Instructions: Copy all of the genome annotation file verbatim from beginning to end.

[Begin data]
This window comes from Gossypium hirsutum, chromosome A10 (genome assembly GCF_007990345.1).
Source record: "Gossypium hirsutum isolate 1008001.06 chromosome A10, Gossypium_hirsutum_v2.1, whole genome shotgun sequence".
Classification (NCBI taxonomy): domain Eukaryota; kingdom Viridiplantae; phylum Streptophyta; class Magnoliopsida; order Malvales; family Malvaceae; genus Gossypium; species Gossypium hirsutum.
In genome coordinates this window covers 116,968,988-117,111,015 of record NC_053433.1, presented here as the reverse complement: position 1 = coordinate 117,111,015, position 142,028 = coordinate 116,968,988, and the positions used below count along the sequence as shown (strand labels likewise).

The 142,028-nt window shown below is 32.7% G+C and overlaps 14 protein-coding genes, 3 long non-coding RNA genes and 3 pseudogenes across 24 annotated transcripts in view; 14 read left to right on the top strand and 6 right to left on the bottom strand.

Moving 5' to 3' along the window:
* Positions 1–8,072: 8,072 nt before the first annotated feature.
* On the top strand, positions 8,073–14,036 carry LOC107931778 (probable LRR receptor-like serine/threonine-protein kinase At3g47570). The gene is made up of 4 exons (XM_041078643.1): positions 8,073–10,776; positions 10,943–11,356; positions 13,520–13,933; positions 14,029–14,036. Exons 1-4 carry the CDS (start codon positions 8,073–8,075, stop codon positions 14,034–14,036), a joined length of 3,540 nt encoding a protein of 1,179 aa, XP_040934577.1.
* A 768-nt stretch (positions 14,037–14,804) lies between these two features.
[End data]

This window comes from Gossypium hirsutum, chromosome A10 (genome assembly GCF_007990345.1).
Source record: "Gossypium hirsutum isolate 1008001.06 chromosome A10, Gossypium_hirsutum_v2.1, whole genome shotgun sequence".
Classification (NCBI taxonomy): domain Eukaryota; kingdom Viridiplantae; phylum Streptophyta; class Magnoliopsida; order Malvales; family Malvaceae; genus Gossypium; species Gossypium hirsutum.
In genome coordinates this window covers 116,968,988-117,111,015 of record NC_053433.1, presented here as the reverse complement: position 1 = coordinate 117,111,015, position 142,028 = coordinate 116,968,988, and the positions used below count along the sequence as shown (strand labels likewise).

The 142,028-nt window shown below is 32.7% G+C and overlaps 14 protein-coding genes, 3 long non-coding RNA genes and 3 pseudogenes across 24 annotated transcripts in view; 14 read left to right on the top strand and 6 right to left on the bottom strand.

Moving 5' to 3' along the window:
* Positions 1–8,072: 8,072 nt before the first annotated feature.
* On the top strand, positions 8,073–14,036 carry LOC107931778 (probable LRR receptor-like serine/threonine-protein kinase At3g47570). The gene is made up of 4 exons (XM_041078643.1): positions 8,073–10,776; positions 10,943–11,356; positions 13,520–13,933; positions 14,029–14,036. Exons 1-4 carry the CDS (start codon positions 8,073–8,075, stop codon positions 14,034–14,036), a joined length of 3,540 nt encoding a protein of 1,179 aa, XP_040934577.1.
* A 768-nt stretch (positions 14,037–14,804) lies between these two features.